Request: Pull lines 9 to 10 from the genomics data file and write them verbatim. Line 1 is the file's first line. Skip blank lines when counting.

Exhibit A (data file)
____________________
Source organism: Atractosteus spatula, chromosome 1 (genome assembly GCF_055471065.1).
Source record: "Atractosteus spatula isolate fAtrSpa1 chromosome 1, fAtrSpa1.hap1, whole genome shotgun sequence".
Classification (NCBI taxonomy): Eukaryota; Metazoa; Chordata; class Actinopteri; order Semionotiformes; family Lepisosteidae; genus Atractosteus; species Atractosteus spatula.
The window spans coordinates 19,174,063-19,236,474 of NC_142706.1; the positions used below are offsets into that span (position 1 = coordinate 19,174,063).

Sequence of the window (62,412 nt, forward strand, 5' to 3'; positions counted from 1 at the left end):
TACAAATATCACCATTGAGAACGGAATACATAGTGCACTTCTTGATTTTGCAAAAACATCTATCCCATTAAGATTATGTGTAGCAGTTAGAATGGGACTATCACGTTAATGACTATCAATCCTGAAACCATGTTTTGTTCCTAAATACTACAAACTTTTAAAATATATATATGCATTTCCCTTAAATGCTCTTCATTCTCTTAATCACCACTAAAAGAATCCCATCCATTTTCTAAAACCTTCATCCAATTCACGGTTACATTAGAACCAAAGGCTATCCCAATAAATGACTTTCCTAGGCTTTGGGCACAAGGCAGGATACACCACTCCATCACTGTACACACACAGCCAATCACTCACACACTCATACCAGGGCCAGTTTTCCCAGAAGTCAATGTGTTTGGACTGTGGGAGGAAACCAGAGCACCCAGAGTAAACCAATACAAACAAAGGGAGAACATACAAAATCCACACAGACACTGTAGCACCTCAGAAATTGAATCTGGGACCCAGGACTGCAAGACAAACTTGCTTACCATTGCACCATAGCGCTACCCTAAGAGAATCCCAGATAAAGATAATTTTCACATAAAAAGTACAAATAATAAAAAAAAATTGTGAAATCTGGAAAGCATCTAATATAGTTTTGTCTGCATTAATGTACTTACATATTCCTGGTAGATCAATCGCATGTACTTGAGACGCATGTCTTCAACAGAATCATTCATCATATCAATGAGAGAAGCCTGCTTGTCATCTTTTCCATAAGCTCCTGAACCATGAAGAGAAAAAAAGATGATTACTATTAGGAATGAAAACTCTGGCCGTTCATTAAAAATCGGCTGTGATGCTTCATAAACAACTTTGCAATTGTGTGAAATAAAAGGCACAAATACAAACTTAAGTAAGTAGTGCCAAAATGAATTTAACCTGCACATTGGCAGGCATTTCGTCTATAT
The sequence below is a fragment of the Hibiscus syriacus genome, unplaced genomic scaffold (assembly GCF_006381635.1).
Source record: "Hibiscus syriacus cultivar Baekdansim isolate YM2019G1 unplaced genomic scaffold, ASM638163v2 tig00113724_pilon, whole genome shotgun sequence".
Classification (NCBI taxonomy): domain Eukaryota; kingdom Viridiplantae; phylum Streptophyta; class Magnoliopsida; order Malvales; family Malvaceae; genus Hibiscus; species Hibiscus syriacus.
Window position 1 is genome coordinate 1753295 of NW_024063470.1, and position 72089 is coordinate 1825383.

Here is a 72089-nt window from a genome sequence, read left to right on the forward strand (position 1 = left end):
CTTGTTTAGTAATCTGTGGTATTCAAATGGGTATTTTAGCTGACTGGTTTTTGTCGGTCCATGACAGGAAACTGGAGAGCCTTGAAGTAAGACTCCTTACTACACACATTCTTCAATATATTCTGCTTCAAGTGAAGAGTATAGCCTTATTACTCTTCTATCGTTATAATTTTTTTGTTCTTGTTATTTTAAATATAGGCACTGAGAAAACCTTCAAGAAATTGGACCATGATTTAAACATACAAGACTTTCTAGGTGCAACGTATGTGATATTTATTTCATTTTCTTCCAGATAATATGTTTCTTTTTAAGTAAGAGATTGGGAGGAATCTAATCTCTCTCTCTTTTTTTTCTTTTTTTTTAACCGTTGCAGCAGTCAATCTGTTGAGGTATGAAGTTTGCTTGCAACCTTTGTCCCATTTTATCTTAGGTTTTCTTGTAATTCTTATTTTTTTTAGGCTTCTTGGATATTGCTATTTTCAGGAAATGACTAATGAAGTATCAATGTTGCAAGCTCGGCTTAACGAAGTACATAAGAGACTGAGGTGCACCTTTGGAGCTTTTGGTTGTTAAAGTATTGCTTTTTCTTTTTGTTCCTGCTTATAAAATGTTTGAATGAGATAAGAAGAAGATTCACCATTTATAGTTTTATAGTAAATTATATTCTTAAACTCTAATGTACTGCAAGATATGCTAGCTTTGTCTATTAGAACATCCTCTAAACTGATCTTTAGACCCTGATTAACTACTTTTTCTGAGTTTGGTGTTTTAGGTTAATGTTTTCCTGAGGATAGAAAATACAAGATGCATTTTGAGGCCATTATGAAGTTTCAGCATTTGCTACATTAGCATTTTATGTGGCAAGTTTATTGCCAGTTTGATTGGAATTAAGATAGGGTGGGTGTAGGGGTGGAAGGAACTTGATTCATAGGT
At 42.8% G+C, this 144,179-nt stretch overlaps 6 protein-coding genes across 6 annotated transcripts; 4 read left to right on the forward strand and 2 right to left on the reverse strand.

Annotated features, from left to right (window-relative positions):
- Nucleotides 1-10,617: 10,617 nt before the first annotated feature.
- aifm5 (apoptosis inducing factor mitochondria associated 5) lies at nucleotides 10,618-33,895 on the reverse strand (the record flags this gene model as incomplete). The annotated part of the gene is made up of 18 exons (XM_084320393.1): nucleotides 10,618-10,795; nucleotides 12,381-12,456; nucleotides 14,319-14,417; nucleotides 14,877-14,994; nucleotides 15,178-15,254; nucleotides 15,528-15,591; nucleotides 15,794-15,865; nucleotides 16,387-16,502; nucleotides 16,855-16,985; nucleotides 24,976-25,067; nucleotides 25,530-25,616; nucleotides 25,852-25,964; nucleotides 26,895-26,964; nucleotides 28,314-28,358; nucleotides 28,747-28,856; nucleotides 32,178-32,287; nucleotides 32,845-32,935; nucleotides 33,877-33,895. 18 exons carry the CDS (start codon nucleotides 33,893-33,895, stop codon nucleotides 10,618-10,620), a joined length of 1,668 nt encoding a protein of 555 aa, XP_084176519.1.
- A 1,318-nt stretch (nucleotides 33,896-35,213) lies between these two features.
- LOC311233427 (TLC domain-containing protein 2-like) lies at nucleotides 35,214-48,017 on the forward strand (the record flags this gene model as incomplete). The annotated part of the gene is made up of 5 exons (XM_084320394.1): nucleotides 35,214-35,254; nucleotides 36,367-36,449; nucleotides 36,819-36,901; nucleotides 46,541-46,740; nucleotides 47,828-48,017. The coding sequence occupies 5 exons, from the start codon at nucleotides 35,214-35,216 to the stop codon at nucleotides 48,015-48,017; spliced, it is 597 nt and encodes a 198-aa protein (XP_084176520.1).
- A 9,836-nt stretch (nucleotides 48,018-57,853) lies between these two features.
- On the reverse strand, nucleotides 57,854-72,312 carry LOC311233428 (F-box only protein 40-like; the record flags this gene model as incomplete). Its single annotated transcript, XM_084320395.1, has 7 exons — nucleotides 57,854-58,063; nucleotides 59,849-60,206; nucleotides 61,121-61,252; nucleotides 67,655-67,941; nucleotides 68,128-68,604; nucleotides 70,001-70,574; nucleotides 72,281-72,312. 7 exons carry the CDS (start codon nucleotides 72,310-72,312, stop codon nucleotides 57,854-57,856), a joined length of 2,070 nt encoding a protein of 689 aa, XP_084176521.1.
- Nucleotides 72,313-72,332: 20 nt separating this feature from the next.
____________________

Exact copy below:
Classification (NCBI taxonomy): domain Eukaryota; kingdom Viridiplantae; phylum Streptophyta; class Magnoliopsida; order Malvales; family Malvaceae; genus Hibiscus; species Hibiscus syriacus.
Window position 1 is genome coordinate 1753295 of NW_024063470.1, and position 72089 is coordinate 1825383.